The Turned – Prelude
Darren looked back over his shoulder, trying hard to control his breathing. Rick and Sandra were done for, and going back would only get him killed- well, killed faster. He’d already been killed, and he knew it. It would just be a while before his body figured it out. He pulled up his sleeve, looking again at the bite. It was swelling fast, his body desperately trying to fight off whatever the Infection was made of. It would be no use in the end. But he had more important things to worry about now. He had to get to a village, somewhere, or his knowledge of the ancient building’s location would be lost.
He pulled loose the tethers on his horse, mounted, and turned her back toward Carter’s Hill. He knew he’d never make it, but at a fast enough pace he could make it to one of the nearby villages. His horse had been resting most of the day, and there was no reason she couldn’t make the gallop. But he had to make it before dusk- even if he climbed a tree and hid there from the Turned all night, they’d eat his horse. And without a horse, he’d never make it back before the Infection had turned him.
At least, I’d like to have my horse to myself when I turn, he chuckled darkly to himself.
She kept a good pace, responding well to his urging to run, and he went over the events of the morning in his mind. Six people had been at the building, and now four were dead. And he’d be dead soon enough. Trent and Marvin had turned faster than he had ever seen, and while Rick and Sandra had been right behind Darren when he ordered them to run, the snakes had bitten them, and slowed them down enough for the human-Turned to catch them. At least Marion had left early. He’d make it to Carter’s Hill, give an early report, and someone would come looking for the rest of the team. Maybe they’d find him, maybe not.
In retrospect, he thought, a snake makes a good host for the Infection as far as spreading to other hosts, but they aren’t good at eating… the physiology of a snake makes it hard to eat anything it can’t swallow whole. In the case of humans, the little beasts wouldn’t get much of a meal out of them. But as far as spreading… Darren shivered, remembering the first bite Trent had suffered. There had been four bites total, and Darren could almost watch the Infection spread across his skin. Normally a surface wound would make a person into one of the Turned in two or three days. Trent had turned in less than a minute, and Marvin had been only a little slower. The thing that was most odd was how the snakes ignored the flame weapons the team had brought. The only explanation Darren could think of was that the scales gave them just enough protection to get close enough to spring and strike. He’d have to make sure his report noted that, or the next team would suffer the same fate.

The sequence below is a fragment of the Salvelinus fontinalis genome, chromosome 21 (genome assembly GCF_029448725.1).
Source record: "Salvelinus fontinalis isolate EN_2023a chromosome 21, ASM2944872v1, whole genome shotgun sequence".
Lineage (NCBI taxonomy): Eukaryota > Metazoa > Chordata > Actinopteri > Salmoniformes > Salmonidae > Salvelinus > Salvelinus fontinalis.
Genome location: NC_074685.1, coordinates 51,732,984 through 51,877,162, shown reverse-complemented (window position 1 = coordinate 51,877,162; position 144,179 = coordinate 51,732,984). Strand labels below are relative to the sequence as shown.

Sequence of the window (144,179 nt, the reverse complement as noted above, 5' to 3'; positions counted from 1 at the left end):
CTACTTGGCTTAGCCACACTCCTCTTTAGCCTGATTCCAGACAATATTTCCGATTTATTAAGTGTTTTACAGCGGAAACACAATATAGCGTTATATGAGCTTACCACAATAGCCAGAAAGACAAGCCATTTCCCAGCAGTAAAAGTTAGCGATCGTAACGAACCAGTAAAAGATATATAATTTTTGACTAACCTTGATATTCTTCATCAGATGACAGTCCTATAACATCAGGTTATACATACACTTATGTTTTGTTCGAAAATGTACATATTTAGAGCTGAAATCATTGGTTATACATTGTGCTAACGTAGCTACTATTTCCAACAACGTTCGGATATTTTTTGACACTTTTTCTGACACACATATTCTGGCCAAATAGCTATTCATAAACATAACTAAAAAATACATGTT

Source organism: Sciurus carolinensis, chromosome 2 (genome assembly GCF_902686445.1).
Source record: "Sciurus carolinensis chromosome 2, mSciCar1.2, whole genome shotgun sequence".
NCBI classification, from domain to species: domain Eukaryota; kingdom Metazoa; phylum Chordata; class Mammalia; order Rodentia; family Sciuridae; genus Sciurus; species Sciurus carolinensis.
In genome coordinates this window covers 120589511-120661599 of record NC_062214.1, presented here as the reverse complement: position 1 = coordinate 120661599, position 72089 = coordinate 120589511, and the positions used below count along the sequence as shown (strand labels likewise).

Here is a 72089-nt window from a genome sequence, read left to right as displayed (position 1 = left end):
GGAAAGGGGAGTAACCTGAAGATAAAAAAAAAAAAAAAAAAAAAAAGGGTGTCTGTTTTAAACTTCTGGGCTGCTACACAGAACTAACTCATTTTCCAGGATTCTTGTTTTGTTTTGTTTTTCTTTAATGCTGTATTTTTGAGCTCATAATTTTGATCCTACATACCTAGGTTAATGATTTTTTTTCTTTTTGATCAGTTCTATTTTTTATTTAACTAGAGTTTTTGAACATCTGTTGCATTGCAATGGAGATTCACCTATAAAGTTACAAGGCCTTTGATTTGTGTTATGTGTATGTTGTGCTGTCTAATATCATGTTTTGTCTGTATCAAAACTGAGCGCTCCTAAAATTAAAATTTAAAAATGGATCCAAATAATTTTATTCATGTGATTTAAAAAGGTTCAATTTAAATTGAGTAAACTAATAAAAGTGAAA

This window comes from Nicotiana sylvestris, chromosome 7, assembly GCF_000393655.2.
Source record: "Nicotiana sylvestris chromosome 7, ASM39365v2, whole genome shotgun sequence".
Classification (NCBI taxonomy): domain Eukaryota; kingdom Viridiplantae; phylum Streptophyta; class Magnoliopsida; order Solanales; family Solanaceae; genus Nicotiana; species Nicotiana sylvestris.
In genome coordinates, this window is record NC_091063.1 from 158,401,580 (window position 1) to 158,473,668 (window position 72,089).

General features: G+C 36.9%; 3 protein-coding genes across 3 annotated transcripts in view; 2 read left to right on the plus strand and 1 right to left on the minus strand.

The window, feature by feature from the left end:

None of this really mattered, he decided, as his trail left the light forest and spilled onto an open road. It was such a pleasant day, he thought. He’d been so focused when they’d rode in that morning that he hadn’t realized how beautiful the land was around him. Now, his condemned eyes couldn’t soak in enough. The prairie stretched out on one side of him, perhaps a kilometer or so before meeting another tree line. On his other side, giant oaks and maples towered over the road, their branches almost reaching far enough to shade it from the sun. Flowers of every color imaginable strove for his attention, along both sides of the road. The prairie itself was dominated by flowers with yellow and blue petals, so thick they threatened to overwhelm the green. He wondered if he would miss color, once he was condemned to the dark. He spurred his horse to keep her pace, but his eyes drew in as much of the color as he could.
When the road split, he turned away from Carter’s Hill, toward the village he knew he could reach before nightfall. Hopefully he’d have enough time to write a letter to his daughter. And hopefully, she’d find it when she came looking for it.
The villagers would cage him when he arrived, he was certain. No big deal. He’d ask them to do it, and maybe they’d take him more seriously. Might as well be up front about it. There was no way he’d hide the wound on his arm, and he was probably looking very pale from the experience.
The fingers on his bitten arm began to feel numb when the village perimeter fence came into view. The sun was setting, and they’d be closing the gate soon, but for now he knew he had made it. His mount began to slow, sensing that her run was almost over, and he gave her another kick to keep the pace. She complied.
He’d ask them to burn him when he’d completed his letter. He didn’t want to live through the Turning. He knew they wouldn’t argue with him.